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Under Standing the Act of the Stamp 1765

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Under Standing the Stamp Act of 1765

(The British Act of the Stamp – 1765)

 

The Stamp Act of 1765 (short title: Duties in American Colonies Act 1765; 5 George III, c. 12) was an Act of the Parliament of Great Britain which imposed a direct tax on the British colonies in America and required that many printed materials in the colonies be produced on stamped paper produced in London, carrying an embossed revenue stamp. Printed materials included legal documents, magazines, playing cards, newspapers, and many other types of paper used throughout the colonies, and it had to be paid in British currency, not in colonial paper money.

The Stamp Act was very unpopular among colonists. A majority considered it a violation of their rights to be taxed without their consent—consent that only the colonial legislatures could grant. Their slogan was “No taxation without representation”. Colonial assemblies sent petitions and protests, and the Stamp Act Congress held in New York City was the first significant joint colonial response to any British measure when it petitioned Parliament and the King.

 

 

How the Stamp Act sparked the American Revolution

Levied on legal documents, bonds, deeds, almanacs, newspapers, college diplomas, playing cards — indeed, on nearly every form of paper used in the Colonies, the stamp tax ignited a firestorm of opposition that swept through the Colonies with unprecedented force. In each Colony, the stamp agents were mobbed and forced to resign. Except in Georgia, the law was effectively nullified before it could be put into effect.

 

The Stamp Act sparked more than riots and mobs. It precipitated one of the greatest constitutional debates in Western history. Much of the imperial debate was carried out in pamphlets — inexpensive booklets ranging in length from 5,000 to 25,000 words and printed on anywhere from 10 to a hundred pages or so. Easy and cheap to manufacture, these pamphlets were the instant media of their day, perfect for rapid exchanges of arguments and counter-arguments.

 

This dispute between the Colonists and Britons, and among Americans themselves, involved all of the fundamental issues of politics and government — power and liberty, rights and constitutions, popular consent and representation, statutes and fundamental law, and the problem of sovereignty. Once begun, this decadelong contest escalated through several stages until it climaxed with the Americans’ Declaration of Independence in 1776.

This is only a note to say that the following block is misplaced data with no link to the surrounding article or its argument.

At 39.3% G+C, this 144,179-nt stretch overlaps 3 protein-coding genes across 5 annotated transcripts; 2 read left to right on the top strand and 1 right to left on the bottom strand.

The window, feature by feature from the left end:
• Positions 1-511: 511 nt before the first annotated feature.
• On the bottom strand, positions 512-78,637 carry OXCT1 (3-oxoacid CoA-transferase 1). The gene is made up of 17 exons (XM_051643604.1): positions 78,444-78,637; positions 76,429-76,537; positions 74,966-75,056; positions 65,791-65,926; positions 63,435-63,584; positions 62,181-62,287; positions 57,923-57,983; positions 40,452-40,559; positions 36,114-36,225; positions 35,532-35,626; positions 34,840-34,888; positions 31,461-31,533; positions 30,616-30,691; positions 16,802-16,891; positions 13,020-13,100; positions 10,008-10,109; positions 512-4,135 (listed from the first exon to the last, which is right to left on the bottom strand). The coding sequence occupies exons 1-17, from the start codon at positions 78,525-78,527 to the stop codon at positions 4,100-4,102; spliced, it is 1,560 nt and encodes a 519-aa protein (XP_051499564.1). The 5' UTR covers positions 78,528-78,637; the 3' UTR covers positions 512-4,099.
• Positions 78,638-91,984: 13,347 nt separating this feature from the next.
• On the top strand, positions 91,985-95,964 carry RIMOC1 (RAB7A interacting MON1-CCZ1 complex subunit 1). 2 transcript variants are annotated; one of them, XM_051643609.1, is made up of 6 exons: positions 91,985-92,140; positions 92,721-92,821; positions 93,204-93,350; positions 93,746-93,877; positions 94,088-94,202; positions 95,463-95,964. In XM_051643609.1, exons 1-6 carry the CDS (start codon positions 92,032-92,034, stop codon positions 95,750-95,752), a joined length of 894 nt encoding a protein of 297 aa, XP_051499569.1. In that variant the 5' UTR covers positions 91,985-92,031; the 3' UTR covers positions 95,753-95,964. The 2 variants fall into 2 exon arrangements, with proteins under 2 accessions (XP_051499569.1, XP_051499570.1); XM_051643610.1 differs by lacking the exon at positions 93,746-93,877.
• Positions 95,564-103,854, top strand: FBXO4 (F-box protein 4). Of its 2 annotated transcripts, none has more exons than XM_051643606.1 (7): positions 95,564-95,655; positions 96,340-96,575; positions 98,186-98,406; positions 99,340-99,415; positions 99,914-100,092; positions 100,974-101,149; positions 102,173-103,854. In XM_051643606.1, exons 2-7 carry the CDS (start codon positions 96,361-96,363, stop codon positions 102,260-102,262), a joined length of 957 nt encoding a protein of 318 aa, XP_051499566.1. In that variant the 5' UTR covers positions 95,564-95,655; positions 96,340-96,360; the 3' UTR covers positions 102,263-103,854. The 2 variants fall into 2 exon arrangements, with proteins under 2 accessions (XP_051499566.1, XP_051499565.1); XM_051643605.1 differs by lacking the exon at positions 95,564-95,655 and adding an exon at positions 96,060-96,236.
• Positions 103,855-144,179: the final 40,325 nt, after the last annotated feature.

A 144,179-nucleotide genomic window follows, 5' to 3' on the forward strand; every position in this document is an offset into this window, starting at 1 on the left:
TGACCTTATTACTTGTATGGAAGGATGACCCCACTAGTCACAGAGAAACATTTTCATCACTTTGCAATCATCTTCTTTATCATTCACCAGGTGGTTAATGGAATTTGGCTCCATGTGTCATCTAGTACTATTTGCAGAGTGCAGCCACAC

Order of the Knights of the Garter.

Founded 1348, Woodstock, Oxford, England.

An elite ‘British’ Order limited to 24 knights at any one time…

 

 

Christopher Gadsden (1724 – 1805) was the principal leader of the South Carolina Patriot movement during the American Revolution.

In 1766 Gadsden was appointed as a delegate to the Stamp Act Congress in New York City, which was called to protest the Stamp Act.

Gadsden ‘UNDER-STOOD’ the true meaning of the ‘STAMP ACT’.

 

 

George Orwell (Eric Blair) – Author of 1984

‘Liberarci’ is an anagram of Eric Blair.

In Italian, ‘liberarci’ means ‘to free ourselves’……

 

 

More Acts of Stamping by the Knights of the Garter and their Agents

Uncle Sam – “PUTTING HIS FOOT DOWN”

(Another reference to the Knights of the Garter and the ‘Boot of Italy’ stamping their authority on China)

N.Y.: Published by Keppler & Schwarzmann, 1899 August 23.

To the general public, America appeared to have won independence from the colonies in 1776 but was actually firmly under the control of the Knights of the Garter and the Holy Roman Empire.

 

Print shows Uncle Sam holding a “Trade Treaty with China”, standing on a “Map of China” in the midst of foreign rulers labeled “Germany, Italy, England, Austria, Russia [and] France”; depicted are William II, Umberto I, John Bull, Franz Joseph I sharpening scissors at a grinding stone in the background, Uncle Sam, Nicholas II, and Emile Loubet, each with large scissors, intent on cutting up the map.

 

KG#767          William II                 Kaiser Wilhelm II, Germany appointed 1877

KG#768          Umberto I                 King of Italy, appointed 1878

KG#754          Franz Joseph I          Emperor of Austria, appointed 1867

KG#802          Nicholas II                Emperor and Autocrat of all the Russias apptd 1893

John Bull              a national personification of the United Kingdom

Emile Loubet        President of France

Uncle Sam            a national personification of the USA

 

Order of the Knights of the Garter.

Founded 1348, Woodstock, Oxford, England.

An elite ‘British’ Order limited to 24 knights at any one time…



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